Customs of Teenagers in Spain

Spanish culture is celebrated globally for its food, art and style. The Spanish people approach life as a celebration of community and family. Like their counterparts around the world, Spanish teens crave independence, fun and adventure. With school completed in the morning and early afternoon, siesta in the heat of the day and evenings and late nights left for leisure, the Spanish lifestyle is well-suited to the youthful hours teens keep in every country.
City and village centers are gathering places for people in Spain, and teens are no exception. Just like adults, Spanish teenagers like to gather with their friends for food, drink and enjoyment in town. Restaurants and even bars for older teens — the legal age to drink alcohol is 18 years of age — are common meeting places. Teens in Spain enjoy dancing in clubs, and celebrating at many festivals and community celebrations throughout the year.
With mild weather and miles of coastline, Spanish teens enjoy water sports and access to the beach year-round. Mountains provide opportunities for summer and winter athletics from climbing and hiking to skiing and snowboarding. Sporting events and playing team sports such as football are popular activities. Even many purely social events, such as spending time with friends and family, happen outdoors thanks to Spain’s temperate climate.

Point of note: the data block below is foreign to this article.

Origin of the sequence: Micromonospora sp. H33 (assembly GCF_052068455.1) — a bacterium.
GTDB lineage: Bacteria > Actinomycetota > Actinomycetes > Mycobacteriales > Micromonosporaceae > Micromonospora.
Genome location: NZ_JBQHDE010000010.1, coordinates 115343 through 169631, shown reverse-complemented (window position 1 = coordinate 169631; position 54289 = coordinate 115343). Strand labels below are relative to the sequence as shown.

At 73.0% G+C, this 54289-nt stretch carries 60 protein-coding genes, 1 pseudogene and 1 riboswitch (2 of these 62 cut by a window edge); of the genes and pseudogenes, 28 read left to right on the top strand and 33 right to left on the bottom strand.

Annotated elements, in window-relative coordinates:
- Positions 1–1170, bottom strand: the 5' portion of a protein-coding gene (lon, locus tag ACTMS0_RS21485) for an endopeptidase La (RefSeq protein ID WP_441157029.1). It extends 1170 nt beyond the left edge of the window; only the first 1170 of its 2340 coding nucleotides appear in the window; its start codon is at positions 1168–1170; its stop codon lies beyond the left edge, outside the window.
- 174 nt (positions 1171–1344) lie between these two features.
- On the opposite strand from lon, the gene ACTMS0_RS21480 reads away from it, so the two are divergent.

The Spanish lifestyle is relaxed and informal, but not casual when it comes to style. Spanish teens, like adults, dress well to go out — boys and girls are conscious of style and quality design. Spanish parents are affectionate and tolerate with children and young adults, teaching them from a young age to appreciate, respect and celebrate food, wine, and music as a part of daily family and community life.
Spanish teens, like their cohorts worldwide, socialize in groups, spending time doing the activities that interest them from sports and dancing to eating, drinking, and celebrating. And dating is a mix of the traditional and the modern. Spanish teens get to know one other in the more relaxed atmosphere of a larger, friendly group, splitting off as a couple if a particular attraction develops. Boys or girls do the “asking out,” and a dinner date for a couple will often involve splitting the check.